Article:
Go to AfricaBib home

Go to AfricaBib home AfricaBib Go to database home

bibliographic database
Previous page New search

The free AfricaBib App for Android is available here

Periodical article Periodical article Leiden University catalogue Leiden University catalogue WorldCat catalogue WorldCat
Title:Second-Hand Clothing Encounters in Zambia: Global Discourses, Western Commodities and Local Histories
Author:Hansen, Karen T.
Periodical:Africa: Journal of the International African Institute
Geographic term:Zambia
Peoples of Africa (Ethnic Groups)
Urbanization and Migration
Economics and Trade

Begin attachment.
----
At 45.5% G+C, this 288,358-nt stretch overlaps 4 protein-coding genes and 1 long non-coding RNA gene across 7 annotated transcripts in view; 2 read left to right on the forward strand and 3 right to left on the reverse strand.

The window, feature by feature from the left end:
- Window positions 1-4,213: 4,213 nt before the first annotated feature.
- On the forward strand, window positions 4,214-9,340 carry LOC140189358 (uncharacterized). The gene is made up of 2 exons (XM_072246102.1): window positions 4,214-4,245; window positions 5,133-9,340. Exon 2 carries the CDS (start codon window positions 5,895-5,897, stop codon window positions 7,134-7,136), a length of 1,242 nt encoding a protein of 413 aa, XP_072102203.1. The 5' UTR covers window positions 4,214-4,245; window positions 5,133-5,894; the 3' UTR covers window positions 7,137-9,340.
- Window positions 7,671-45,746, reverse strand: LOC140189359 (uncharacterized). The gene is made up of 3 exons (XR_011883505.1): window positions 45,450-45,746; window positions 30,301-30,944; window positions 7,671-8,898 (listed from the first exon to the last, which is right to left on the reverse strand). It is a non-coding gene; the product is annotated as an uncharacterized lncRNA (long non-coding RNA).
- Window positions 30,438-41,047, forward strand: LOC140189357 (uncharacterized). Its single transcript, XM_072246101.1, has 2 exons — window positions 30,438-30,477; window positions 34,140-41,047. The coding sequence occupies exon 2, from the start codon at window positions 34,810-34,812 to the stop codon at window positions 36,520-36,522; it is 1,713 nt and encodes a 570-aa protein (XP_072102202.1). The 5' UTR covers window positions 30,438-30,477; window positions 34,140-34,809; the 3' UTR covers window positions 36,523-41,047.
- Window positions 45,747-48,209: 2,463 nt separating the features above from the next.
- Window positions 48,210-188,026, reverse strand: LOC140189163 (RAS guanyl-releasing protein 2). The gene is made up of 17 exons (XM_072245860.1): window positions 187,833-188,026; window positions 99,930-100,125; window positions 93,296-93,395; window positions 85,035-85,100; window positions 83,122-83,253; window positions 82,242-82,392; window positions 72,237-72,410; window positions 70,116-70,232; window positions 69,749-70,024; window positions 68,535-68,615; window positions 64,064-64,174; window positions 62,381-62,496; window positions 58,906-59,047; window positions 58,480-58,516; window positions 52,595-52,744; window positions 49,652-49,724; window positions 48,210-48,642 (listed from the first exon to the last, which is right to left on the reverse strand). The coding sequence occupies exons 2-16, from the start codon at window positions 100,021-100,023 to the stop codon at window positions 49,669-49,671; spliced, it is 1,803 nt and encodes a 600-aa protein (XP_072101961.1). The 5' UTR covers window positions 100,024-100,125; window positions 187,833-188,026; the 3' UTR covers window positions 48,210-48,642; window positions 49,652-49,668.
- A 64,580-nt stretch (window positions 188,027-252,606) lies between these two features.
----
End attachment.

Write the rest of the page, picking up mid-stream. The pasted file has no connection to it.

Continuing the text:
Abstract:The second-hand clothing trade from the West to Africa has grown rapidly in recent years in tandem with the liberalization of economies with previously tightly regulated import regimes. This article focuses on the agency of the consumer, suggesting that a cultural economy is at work in local appropriations of the West's unwanted clothing. Turning to Zambia, the author approaches the popularity of 'salaula' (which means, in Bemba, approximately, to select from a pile in the manner of rummaging) with a view to teasing out some of the contradictions of that country's ongoing marginalization. The article first sketches recent trends in the global second-hand clothing trade that place the countries of sub-Saharan Africa as the world's largest importing region. Then follows a discussion of Zambians' preoccupation with clothing, both new and second-hand, historically and at the present time. It demonstrates that the meanings consumers in Zambia attribute to second-hand clothing are neither uniform nor static but shift across class and genders lines, and between urban and rural areas. Above all, they depend on the cultural politics of their time. In dealing with clothing, people in Zambia are making sense of postcolonial society and their own place within it and in the world at large. Bibliogr., notes, ref., sum. in English and French. (A slightly altered version appears in: Modernity on a shoestring: dimensions of globalization, consumption and development in Africa and beyond, ed. by Richard Fardon, Wim van Binsbergen and Rijk van Dijk, Leiden [etc.], 1999, p. 207-225.)